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5 Powerful Takeaways from Social Media Week Chicago

By Derek Franks  •  November 20, 2017

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5 Powerful Takeaways from Social Media Week Chicago

Posted by: Derek Franks on November 20, 2017

Social Media Week Chicago 2017 has officially come and gone, and we spent the past few days being treated to awesome presentations, groundbreaking ideas, thought-provoking theories and futuristic marketing techniques that any brand or agency should take closely to heart. Here’s what you need to know:

Social media is boldly going into new territories that, even now, it hasn’t really been before.


As it turns out, social isn’t a place for simply talking at people anymore. It’s much bigger than that.


It’s about customer experience, authentic connection, listening, discovering and powerful visionary-like creativity that hits an emotional nerve. Today, social is human.


The impression from our speakers, presenters, exhibits and conversations throughout this week is that social is uniquely forward thinking.


Indeed, the state of social is an optimistic one. It seems funny in this day and age of divisiveness, trolls and fake news that a realm that is, in part, to blame for these dark marks could harness such a positive, exciting, dare-we-say it, confident outlook. But that’s the vibe you get at conferences just like Social Media Week.


After an awesome week of social media best practices, case study videos, and the latest techniques, here are the most impressive and incredible key takeaways for the industry and beyond.

Social Media Week ChicagoJason Wire of Pinterest presents "Give People What they Didn't Know they Wanted"

Social Is all About Telling a Compelling Story

“The future of storytelling is about dialogue with our followers and fans.” - Adam Quinn, VP of Digital at National Geographic

Social then: let’s post stuff to get likes and clicks.


Social now: what do we stand for as an organization and how do we convey that to the people who matter?


There may be no more important place to tell your brand’s story than social media.


Today, social content marketing cannot thrive without the organization telling a cohesive, consistent story across all channels, platforms and activities. A disjointed brand message and lack of a consistent look and feel is a detriment to any social media presence.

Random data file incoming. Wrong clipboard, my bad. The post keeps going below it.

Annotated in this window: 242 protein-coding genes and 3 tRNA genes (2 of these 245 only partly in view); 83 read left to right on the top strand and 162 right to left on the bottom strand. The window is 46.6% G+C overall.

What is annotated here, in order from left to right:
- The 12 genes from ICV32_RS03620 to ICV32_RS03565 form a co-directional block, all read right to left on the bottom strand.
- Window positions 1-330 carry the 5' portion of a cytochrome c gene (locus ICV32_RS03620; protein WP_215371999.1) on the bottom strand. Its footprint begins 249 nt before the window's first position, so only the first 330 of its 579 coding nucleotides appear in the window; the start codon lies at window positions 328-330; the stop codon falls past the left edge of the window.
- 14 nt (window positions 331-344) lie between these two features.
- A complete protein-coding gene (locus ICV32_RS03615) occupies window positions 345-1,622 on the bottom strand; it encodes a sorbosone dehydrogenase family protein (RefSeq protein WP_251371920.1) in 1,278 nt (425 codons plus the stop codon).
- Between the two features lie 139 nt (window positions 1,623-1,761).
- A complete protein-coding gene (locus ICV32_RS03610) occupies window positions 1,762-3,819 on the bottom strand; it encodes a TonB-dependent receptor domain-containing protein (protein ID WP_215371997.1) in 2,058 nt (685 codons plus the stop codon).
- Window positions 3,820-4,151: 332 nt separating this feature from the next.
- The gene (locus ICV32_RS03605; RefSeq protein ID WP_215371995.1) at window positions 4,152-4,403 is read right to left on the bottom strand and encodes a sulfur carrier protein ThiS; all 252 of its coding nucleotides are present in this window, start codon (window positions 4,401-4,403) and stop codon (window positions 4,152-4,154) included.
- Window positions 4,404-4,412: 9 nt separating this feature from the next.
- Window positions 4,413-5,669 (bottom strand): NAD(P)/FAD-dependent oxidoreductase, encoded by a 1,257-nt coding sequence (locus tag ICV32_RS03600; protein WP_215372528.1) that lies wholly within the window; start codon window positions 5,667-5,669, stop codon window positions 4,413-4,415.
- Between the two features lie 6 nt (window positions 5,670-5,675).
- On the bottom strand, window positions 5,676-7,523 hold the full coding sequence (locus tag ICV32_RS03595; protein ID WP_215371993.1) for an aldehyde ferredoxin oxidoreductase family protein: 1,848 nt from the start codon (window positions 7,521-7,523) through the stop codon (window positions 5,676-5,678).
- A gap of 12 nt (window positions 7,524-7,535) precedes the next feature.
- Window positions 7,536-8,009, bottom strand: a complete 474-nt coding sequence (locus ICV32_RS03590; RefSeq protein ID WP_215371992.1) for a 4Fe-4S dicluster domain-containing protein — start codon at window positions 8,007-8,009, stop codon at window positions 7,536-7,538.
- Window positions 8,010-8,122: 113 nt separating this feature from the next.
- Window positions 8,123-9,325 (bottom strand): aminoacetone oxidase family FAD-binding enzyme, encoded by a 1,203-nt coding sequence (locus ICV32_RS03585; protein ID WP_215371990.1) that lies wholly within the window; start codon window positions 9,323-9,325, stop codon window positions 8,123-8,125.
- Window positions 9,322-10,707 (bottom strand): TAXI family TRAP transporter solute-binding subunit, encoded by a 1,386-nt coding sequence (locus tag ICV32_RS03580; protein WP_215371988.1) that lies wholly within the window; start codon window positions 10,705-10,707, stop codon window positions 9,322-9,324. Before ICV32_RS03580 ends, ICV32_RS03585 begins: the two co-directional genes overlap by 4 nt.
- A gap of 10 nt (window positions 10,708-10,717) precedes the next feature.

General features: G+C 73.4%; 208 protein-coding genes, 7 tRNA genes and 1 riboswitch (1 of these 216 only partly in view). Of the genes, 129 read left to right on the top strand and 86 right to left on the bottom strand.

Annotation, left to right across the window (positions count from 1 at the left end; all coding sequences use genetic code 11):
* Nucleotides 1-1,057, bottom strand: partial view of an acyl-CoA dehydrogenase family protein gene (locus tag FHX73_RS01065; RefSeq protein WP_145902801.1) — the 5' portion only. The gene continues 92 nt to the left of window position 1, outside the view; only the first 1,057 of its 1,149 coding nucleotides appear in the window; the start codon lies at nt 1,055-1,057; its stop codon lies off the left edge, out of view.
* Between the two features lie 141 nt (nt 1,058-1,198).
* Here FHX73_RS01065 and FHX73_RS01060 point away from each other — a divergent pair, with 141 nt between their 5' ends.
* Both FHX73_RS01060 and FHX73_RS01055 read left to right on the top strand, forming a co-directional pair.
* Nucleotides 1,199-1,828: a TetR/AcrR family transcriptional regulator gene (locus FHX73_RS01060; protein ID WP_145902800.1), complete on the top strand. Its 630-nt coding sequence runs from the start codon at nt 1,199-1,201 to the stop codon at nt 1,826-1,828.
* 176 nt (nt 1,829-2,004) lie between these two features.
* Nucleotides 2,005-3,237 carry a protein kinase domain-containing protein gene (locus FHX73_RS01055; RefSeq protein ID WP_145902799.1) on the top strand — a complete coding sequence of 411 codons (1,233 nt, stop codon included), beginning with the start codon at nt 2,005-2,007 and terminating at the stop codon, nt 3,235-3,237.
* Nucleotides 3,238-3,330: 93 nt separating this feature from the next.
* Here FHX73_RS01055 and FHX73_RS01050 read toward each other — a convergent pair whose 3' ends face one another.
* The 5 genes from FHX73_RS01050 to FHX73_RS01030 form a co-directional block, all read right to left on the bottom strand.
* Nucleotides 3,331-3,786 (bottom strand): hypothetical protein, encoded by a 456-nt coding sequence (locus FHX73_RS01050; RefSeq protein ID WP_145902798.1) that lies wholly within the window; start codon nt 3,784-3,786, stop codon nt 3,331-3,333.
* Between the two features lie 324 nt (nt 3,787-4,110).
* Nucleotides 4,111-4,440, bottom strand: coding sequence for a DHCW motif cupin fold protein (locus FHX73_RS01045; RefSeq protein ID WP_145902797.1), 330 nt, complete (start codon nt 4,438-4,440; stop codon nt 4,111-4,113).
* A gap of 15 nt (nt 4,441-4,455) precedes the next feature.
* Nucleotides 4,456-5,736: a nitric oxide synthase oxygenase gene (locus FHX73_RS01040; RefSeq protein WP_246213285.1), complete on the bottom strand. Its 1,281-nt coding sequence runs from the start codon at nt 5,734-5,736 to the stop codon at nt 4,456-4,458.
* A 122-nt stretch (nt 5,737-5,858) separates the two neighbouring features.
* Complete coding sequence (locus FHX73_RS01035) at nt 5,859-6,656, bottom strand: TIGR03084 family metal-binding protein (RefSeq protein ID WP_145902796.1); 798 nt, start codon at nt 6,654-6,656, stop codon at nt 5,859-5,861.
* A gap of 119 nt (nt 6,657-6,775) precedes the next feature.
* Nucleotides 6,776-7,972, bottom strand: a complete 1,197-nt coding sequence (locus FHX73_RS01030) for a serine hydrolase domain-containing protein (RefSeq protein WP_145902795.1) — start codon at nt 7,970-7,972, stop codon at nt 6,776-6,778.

Most presenters at Social Media Week made a careful point to discuss the importance of the storytelling aspect on social. Brands can’t rely on just being active on social, they need to be strategic as well.


Rather than posting sporadically and without any meaning behind your content, put yourself in the shoes of an author and start to construct a narrative around and about your brand.


One of the best ways to develop your brand story is first by figuring out what makes your audience tick, what it is that will attract them to you. In order to achieve this, you need to have an open dialogue with people.


Keep the lines of communication open, and also monitor the conversations that exist around the topics, people, brands and entities that are salient within your category or industry.


What you need is to use the answers to these questions to help you construct that overarching brand narrative:

  • What is our purpose? Why do we exist? What are our values?
  • Who are our most precious audience members? What do they want and need?
  • What are we interested in? How do we reach people with the same interests?
  • What emotions can we drive? How can we strike a nerve?
  • How do we express ourselves? What do we say, how do we want people to feel?
  • How do our fans express themselves? The brands people follow says something about themselves, so how does our audience want to be perceived?

Personalization is the Future

“Today’s consumers expect personalized engagement. Communications leaders need to shift their mindset to a more personalized experience.” - Mark Blanchard, Global Head of Experience Design, Havas

If being more human is the the key to effective marketing, the best possible result to meet that standard is a more personalized experience.


Social isn’t a stand alone entity for brands’ marketing sources. It’s part of the customer experience. To be the best, most human brands, they must tie the social to the rest of the brand and do so at a personal level.


People expect their experiences with the brand to be curtailed to them. Rather than making messages for everyone, it’s important to get to know everything you can about your audiences. You need to learn who your fans and followers are and how you can reach them at scale.


Regardless of how big your organization is, you’ll need to function more like a small business when it comes to engaging your fans.


Establishing connections with people on a more personal, one-to-one level will boost a brand’s presence across all the touchpoints. Design your content and activations to reach actual individuals and learn as much as you can about them.


In 2018, thinking big will be about acting small.

People don’t seek out, they discover

"If we can connect people with the right ideas, we can unlock the power of discovery in new ways.”

-Jason Wire, Creative Strategist at Pinterest.

Social is evolving from being a place where people go to look something up and turning into a place to stumble on great ideas, inspiration and useful information.